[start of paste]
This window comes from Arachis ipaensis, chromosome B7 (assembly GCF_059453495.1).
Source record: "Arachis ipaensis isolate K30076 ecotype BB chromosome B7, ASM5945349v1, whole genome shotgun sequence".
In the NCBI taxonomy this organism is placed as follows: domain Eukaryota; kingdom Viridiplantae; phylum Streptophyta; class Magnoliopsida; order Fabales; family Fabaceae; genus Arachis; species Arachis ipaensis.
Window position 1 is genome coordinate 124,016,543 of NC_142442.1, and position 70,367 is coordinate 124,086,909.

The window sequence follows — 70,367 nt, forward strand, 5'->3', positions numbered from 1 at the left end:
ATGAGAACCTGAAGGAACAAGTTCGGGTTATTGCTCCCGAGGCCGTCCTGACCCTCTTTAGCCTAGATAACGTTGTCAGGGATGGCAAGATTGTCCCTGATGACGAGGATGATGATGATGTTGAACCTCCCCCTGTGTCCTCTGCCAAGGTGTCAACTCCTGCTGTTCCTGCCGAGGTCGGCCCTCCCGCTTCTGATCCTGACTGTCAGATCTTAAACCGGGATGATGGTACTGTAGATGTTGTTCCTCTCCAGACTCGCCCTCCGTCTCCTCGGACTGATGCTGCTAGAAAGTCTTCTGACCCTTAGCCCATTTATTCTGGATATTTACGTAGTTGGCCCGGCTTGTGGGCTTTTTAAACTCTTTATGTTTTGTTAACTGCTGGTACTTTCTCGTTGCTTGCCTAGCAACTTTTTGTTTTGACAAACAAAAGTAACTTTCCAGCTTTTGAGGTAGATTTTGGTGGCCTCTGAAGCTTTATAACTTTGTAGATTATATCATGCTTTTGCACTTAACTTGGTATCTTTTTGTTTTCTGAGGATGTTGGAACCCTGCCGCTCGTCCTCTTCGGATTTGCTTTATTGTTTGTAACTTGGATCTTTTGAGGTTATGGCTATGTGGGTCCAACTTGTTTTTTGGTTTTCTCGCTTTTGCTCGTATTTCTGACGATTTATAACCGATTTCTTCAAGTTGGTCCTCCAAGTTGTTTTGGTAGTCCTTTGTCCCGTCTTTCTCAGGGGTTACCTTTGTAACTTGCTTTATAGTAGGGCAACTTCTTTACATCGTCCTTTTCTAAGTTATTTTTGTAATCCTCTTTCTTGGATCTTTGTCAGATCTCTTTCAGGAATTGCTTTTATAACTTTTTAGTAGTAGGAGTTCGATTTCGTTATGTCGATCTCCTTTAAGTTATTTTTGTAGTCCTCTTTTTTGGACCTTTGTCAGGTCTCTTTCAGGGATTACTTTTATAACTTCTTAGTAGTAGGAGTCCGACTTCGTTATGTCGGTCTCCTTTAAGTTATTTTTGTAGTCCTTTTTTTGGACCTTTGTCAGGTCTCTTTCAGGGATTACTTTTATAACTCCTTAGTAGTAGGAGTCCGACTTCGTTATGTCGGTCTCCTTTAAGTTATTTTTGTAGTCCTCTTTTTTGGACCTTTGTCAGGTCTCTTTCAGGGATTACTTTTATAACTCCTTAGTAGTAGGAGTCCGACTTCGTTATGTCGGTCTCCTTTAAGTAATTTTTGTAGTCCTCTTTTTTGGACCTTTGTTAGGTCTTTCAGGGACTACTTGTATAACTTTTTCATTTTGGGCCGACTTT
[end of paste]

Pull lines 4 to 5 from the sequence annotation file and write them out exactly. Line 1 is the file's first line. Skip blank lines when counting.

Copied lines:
Window position 1 is genome coordinate 124,016,543 of NC_142442.1, and position 70,367 is coordinate 124,086,909.

The window sequence follows — 70,367 nt, forward strand, 5'->3', positions numbered from 1 at the left end: